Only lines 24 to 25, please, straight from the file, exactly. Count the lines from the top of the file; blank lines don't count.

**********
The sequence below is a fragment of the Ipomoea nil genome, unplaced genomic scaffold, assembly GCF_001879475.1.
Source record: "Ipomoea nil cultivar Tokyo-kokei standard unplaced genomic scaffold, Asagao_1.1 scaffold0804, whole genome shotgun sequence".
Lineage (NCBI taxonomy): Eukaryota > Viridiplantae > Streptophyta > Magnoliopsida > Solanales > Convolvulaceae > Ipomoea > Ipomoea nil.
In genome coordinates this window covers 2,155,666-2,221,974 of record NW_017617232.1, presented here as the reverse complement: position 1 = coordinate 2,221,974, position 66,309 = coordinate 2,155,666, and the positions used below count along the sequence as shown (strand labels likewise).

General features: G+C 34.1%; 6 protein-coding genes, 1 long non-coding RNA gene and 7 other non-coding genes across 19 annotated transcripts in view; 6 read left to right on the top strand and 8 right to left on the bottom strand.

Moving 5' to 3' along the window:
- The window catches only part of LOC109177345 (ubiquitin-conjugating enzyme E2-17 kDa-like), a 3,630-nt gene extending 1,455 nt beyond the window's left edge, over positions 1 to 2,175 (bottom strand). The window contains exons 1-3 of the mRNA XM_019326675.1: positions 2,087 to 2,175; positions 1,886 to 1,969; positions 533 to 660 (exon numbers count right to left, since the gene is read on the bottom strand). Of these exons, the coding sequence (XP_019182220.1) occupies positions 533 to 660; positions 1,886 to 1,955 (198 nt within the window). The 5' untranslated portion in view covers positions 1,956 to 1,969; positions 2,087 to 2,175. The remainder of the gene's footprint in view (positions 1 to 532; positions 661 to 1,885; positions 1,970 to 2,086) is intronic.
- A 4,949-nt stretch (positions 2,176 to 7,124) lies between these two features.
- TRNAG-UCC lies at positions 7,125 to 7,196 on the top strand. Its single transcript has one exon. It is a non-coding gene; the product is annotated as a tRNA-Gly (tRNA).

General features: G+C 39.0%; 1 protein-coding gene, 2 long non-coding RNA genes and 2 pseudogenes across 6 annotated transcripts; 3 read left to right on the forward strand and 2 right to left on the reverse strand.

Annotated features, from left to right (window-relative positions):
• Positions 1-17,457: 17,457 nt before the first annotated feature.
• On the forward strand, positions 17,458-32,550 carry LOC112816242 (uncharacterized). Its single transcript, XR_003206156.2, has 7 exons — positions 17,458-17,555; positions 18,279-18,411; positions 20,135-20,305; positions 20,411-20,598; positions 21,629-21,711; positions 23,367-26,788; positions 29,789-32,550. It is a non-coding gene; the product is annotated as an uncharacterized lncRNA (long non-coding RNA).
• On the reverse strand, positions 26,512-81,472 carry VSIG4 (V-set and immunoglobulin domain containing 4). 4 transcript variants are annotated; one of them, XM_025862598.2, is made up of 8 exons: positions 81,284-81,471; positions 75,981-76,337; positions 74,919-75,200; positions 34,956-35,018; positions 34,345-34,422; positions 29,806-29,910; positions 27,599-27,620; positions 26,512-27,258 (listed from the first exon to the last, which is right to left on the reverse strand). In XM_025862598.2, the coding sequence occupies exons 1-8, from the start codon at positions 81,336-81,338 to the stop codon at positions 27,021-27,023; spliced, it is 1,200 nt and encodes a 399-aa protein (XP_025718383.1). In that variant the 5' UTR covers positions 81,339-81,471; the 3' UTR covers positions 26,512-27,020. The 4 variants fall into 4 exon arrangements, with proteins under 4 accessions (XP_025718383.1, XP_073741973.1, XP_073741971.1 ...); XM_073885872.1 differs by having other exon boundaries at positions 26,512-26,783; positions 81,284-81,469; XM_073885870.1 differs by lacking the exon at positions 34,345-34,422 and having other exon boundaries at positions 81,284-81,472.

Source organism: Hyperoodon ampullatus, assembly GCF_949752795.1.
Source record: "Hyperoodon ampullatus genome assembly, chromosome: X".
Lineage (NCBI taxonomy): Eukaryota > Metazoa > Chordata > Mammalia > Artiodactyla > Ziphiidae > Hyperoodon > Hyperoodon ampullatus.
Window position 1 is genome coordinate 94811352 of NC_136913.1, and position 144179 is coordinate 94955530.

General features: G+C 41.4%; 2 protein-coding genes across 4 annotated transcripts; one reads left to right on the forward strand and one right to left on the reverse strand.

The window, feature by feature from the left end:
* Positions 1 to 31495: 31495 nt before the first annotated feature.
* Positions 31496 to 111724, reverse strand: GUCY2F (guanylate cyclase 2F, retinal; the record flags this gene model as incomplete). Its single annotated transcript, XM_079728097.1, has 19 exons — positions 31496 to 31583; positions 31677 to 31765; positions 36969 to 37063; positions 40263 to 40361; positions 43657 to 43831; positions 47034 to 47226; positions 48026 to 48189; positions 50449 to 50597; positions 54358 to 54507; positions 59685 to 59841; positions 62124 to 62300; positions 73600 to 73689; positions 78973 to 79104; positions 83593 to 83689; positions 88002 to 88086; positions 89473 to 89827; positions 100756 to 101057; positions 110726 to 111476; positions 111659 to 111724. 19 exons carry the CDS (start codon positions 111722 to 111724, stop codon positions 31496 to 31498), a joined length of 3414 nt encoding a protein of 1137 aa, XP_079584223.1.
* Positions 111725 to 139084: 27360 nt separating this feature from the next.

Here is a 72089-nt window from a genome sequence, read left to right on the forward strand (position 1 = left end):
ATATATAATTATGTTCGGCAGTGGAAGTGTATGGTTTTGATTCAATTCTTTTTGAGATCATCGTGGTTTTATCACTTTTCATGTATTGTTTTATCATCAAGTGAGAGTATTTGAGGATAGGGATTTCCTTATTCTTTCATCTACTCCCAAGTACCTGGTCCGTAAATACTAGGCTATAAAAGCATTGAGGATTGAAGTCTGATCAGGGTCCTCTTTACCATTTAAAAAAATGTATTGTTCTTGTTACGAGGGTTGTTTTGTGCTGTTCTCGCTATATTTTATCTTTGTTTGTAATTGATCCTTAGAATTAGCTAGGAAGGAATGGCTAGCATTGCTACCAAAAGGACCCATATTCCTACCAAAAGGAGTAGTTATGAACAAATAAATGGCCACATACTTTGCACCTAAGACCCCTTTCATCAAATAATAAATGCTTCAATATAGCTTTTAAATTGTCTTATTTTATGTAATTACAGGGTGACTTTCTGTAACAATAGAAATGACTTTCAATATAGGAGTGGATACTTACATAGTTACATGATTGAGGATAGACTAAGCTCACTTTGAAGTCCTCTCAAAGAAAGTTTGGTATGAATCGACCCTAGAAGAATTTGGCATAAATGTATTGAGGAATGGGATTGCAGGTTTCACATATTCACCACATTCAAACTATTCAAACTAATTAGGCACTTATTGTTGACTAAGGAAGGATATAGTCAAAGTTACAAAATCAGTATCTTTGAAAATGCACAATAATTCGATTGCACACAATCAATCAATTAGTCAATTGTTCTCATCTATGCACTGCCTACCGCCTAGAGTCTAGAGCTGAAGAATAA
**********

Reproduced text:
Here is a 72089-nt window from a genome sequence, read left to right on the forward strand (position 1 = left end):
ATATATAATTATGTTCGGCAGTGGAAGTGTATGGTTTTGATTCAATTCTTTTTGAGATCATCGTGGTTTTATCACTTTTCATGTATTGTTTTATCATCAAGTGAGAGTATTTGAGGATAGGGATTTCCTTATTCTTTCATCTACTCCCAAGTACCTGGTCCGTAAATACTAGGCTATAAAAGCATTGAGGATTGAAGTCTGATCAGGGTCCTCTTTACCATTTAAAAAAATGTATTGTTCTTGTTACGAGGGTTGTTTTGTGCTGTTCTCGCTATATTTTATCTTTGTTTGTAATTGATCCTTAGAATTAGCTAGGAAGGAATGGCTAGCATTGCTACCAAAAGGACCCATATTCCTACCAAAAGGAGTAGTTATGAACAAATAAATGGCCACATACTTTGCACCTAAGACCCCTTTCATCAAATAATAAATGCTTCAATATAGCTTTTAAATTGTCTTATTTTATGTAATTACAGGGTGACTTTCTGTAACAATAGAAATGACTTTCAATATAGGAGTGGATACTTACATAGTTACATGATTGAGGATAGACTAAGCTCACTTTGAAGTCCTCTCAAAGAAAGTTTGGTATGAATCGACCCTAGAAGAATTTGGCATAAATGTATTGAGGAATGGGATTGCAGGTTTCACATATTCACCACATTCAAACTATTCAAACTAATTAGGCACTTATTGTTGACTAAGGAAGGATATAGTCAAAGTTACAAAATCAGTATCTTTGAAAATGCACAATAATTCGATTGCACACAATCAATCAATTAGTCAATTGTTCTCATCTATGCACTGCCTACCGCCTAGAGTCTAGAGCTGAAGAATAA